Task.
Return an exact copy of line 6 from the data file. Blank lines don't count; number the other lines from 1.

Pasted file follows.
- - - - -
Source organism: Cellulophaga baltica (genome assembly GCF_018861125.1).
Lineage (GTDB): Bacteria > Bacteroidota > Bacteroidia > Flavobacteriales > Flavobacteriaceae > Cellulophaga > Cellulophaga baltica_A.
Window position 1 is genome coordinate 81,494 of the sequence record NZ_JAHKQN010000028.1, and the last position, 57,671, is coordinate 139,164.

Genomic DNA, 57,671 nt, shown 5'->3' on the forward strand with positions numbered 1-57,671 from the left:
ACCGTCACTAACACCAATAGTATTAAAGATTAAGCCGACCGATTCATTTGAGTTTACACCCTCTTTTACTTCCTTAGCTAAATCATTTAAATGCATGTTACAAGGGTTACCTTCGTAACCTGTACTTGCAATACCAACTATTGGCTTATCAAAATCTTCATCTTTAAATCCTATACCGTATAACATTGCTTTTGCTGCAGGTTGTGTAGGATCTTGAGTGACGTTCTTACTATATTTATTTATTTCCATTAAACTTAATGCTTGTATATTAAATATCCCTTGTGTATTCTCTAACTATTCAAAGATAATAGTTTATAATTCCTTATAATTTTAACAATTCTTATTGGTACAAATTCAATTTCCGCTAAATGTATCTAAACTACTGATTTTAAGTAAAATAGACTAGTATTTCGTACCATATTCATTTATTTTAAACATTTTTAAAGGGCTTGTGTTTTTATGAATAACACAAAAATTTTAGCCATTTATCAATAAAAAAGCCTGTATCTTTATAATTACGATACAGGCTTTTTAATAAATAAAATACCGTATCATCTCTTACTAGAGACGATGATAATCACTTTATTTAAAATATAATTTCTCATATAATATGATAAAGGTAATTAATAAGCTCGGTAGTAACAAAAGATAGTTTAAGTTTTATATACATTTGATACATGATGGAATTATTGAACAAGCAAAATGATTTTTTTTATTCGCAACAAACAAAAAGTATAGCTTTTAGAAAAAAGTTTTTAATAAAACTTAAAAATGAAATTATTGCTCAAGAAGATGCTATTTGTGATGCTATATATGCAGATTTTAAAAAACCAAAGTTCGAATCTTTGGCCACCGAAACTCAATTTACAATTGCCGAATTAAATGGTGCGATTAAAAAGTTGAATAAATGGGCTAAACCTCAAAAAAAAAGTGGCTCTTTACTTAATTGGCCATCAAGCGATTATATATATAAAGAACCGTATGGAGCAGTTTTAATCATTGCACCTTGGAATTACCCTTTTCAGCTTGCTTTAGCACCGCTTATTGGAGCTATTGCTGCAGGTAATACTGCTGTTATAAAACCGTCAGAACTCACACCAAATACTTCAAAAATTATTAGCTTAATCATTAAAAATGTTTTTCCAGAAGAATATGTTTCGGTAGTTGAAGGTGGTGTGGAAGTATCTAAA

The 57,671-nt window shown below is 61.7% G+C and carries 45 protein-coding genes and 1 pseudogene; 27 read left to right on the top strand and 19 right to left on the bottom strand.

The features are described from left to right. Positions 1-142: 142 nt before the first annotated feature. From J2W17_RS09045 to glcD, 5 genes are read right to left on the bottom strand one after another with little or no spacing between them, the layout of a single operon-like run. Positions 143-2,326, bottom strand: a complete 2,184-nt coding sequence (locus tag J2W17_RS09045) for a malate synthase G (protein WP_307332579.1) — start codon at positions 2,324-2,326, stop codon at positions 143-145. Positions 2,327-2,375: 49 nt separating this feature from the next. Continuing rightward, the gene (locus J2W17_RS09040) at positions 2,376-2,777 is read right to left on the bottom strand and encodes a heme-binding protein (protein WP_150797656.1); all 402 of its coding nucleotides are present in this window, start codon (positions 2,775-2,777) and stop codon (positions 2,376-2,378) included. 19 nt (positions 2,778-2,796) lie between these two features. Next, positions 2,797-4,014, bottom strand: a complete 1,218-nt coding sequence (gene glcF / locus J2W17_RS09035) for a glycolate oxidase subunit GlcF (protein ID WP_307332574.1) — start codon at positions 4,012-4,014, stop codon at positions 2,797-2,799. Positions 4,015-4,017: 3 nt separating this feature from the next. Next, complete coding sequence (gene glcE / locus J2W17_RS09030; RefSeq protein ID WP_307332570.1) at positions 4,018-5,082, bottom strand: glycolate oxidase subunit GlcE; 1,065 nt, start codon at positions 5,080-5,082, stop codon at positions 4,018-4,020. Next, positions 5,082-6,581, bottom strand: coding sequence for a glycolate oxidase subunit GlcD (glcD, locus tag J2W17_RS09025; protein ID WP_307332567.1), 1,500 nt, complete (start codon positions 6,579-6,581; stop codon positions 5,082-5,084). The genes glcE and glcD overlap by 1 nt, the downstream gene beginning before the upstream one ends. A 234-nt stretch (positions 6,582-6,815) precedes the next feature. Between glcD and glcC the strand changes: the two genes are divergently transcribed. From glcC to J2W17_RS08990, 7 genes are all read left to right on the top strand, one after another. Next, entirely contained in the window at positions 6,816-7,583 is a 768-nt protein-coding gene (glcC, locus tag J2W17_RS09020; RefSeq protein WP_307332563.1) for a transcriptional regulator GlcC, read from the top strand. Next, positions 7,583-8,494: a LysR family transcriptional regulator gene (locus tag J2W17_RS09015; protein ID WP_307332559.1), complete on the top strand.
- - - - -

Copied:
The 57,671-nt window shown below is 61.7% G+C and carries 45 protein-coding genes and 1 pseudogene; 27 read left to right on the top strand and 19 right to left on the bottom strand.